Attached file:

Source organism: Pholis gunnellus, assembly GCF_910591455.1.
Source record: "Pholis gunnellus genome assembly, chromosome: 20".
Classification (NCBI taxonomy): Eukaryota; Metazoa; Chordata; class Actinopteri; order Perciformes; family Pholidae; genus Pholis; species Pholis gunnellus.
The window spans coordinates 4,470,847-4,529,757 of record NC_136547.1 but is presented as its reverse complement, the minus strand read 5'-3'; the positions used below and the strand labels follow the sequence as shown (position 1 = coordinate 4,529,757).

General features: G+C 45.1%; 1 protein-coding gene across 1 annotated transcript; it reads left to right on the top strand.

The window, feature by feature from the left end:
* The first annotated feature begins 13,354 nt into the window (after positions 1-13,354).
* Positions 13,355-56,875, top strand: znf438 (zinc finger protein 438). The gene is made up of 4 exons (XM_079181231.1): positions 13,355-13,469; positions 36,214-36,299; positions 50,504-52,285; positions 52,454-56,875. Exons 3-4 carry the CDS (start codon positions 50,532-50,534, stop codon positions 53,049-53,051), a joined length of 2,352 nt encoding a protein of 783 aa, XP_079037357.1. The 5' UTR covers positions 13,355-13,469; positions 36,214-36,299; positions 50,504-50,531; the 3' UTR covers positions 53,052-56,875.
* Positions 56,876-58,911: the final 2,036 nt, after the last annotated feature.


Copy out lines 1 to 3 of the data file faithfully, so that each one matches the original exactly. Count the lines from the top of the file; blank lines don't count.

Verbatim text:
Source organism: Pholis gunnellus, assembly GCF_910591455.1.
Source record: "Pholis gunnellus genome assembly, chromosome: 20".
Classification (NCBI taxonomy): Eukaryota; Metazoa; Chordata; class Actinopteri; order Perciformes; family Pholidae; genus Pholis; species Pholis gunnellus.